The extrema of a function is a crucial characteristic to observe for math functions. This post explains the basics of it:

## Extrema: Minima and Maxima

Most function graphs will have extrema (singular: extremum). These are the maximum and minimum points along its curve.

- The maximum is the point along the graph at the "top of the hill."
- The minimum is the point along the graph at the "bottom of the valley."

For example, in the sine graph \(f(x)=\sin x\), we say that at 90 degrees, located at \((\frac{\pi}{2},1)\), is the maximum point of the graph (since it is the apex point of the function). The point at \((\frac{3\pi}{2},-1)\) is the minimum point of the graph.

Let's formalize the definition of maximum and minimum. Consider a graph of a function \(f\) with an interval, either closed or open. In addition, let's have a number \(c\) between said interval.

- If \(f(c) \leq f(x)\) for all values of the domain, then \(f(c)\) is the minimum of the function.
- If \(f(c) \geq f(x)\) for all values of the domain, then \(f(c)\) is the maximum of the function.

At points of extrema, the slope at these points is equal to zero; hence, the first derivative must be zero. If the first derivative is impossible to obtain (like for sharp-pointed graphs), it is also an extremum.

Let's note that not all functions have an extrema. An example of which is a horizontal line.

## Absolute and Relative

There are two types of extrema: absolute and relative.

- An extrema is absolute if the value of \(f(c)\) is the highest/lowest for all possible \(f(x)\).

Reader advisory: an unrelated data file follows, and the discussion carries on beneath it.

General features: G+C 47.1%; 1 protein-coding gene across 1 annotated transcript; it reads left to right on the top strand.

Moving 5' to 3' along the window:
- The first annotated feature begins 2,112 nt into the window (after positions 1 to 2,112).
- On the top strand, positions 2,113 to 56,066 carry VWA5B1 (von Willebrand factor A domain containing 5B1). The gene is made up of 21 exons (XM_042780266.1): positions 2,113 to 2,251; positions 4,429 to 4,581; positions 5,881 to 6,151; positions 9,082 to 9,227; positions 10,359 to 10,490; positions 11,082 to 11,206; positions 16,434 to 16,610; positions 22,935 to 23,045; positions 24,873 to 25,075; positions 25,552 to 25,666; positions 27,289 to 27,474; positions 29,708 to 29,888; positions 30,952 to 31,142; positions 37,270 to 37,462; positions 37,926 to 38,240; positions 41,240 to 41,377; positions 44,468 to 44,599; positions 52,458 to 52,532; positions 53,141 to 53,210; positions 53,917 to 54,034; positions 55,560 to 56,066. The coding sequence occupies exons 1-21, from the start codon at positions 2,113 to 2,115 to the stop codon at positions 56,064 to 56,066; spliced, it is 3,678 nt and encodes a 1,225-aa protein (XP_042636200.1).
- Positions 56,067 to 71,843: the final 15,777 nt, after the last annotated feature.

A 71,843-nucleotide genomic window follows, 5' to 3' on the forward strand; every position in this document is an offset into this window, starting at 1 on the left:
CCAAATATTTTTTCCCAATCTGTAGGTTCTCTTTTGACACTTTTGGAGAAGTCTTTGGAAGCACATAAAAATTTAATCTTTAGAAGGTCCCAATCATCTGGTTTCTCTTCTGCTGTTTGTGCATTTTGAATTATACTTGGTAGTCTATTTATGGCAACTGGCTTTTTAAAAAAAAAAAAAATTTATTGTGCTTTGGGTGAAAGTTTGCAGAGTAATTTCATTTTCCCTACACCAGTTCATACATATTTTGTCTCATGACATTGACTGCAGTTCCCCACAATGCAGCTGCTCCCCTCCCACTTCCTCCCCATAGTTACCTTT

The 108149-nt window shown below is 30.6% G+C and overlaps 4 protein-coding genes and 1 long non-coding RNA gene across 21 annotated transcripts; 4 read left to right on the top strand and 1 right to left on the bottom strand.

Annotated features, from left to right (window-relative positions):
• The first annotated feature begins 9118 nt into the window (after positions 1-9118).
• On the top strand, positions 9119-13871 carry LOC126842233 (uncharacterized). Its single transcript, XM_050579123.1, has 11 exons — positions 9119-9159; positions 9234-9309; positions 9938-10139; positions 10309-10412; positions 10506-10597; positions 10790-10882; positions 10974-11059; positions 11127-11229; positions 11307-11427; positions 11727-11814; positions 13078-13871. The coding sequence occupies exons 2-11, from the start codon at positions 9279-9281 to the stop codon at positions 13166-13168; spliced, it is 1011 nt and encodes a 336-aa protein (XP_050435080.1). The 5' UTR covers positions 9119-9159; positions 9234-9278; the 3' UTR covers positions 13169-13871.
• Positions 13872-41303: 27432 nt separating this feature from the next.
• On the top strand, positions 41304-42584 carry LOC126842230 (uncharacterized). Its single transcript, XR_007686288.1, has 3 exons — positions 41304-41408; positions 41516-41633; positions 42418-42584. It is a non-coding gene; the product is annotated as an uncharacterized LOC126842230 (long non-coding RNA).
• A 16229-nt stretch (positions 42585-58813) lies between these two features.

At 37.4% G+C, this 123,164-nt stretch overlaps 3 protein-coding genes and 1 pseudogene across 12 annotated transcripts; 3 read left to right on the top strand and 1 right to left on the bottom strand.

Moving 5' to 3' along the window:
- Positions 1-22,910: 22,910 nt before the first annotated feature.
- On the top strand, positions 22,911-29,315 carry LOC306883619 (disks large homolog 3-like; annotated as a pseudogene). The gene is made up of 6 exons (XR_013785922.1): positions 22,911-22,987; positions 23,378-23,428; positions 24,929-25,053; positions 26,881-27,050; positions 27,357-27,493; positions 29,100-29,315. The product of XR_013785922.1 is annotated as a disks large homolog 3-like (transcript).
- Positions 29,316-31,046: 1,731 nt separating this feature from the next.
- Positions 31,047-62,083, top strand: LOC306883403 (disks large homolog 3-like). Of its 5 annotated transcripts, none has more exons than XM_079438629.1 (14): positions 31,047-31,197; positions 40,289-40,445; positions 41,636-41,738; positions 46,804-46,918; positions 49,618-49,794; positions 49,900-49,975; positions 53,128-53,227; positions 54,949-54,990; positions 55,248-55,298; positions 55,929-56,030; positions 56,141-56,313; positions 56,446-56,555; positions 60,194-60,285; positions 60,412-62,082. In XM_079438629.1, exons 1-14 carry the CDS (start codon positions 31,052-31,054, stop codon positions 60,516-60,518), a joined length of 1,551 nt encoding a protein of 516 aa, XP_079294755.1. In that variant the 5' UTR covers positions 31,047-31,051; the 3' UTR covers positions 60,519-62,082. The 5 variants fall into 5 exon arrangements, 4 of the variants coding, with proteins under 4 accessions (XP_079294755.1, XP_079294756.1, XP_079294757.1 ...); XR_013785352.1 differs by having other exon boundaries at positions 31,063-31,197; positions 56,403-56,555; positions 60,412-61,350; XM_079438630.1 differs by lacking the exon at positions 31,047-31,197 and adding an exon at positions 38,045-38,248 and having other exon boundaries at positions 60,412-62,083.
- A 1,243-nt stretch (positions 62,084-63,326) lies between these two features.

- An extrema is relative if \(f(c)\) is the highest/lowest for a specific interval.

To illustrate the difference, let's consider a sample graph of a function and make several observations:

- Four extrema are located at points \(c_1\), \(c_2\), \(c_3\), and \(c_4\).
- Extrema \(c_1\) and \(c_3\) are maximum while \(c_2\) and \(c_4\) are minimum.
- Between \(c_1\) and \(c_3\), \(c_1\) is the absolute maximum because it is the highest point among all other values.
- Between \(c_2\) and \(c_4\), \(c_4\) is the absolute minimum because it is the lowest point among all other values.
- When we consider an interval along the function, say the shaded interval, point \(c_2\) is a relative minimum in the interval.
- If we consider the same interval, point \(c_3\) is a relative maximum.

## Critical Numbers

The x-value of the extremum is called the critical number \(c\). From this, we can designate the points of maximum and minimum as coordinate \((c, f(c))\). These values are essential when it comes to many applications of differentiation, such as optimization.

## Summary

Most function graphs will have extrema (singular: extremum). These are the maximum and minimum points along its curve.

Consider a graph of a function \(f\) with an interval, either closed or open. In addition, let's have a number \(c\) between said interval. If \(f(c) \leq f(x)\) for all values of the domain, then \(f(c)\) is the minimum of the function. If \(f(c) \geq f(x)\) for all values of the domain, then \(f(c)\) is the maximum of the function.

At points of extrema, the slope at these points is equal to zero; hence, the first derivative must be zero. If the first derivative is impossible to obtain (like for sharp-pointed graphs), it is also an extremum.

There are two types of extrema: absolute and relative.

An extrema is absolute if the value of \(f(c)\) is the highest/lowest for all possible \(f(x)\).

An extrema is relative if \(f(c)\) is the highest/lowest for a specific interval.

The x-value of the extremum is called the critical number \(c\). From this, we can designate the points of maximum and minimum as coordinate \((c, f(c))\).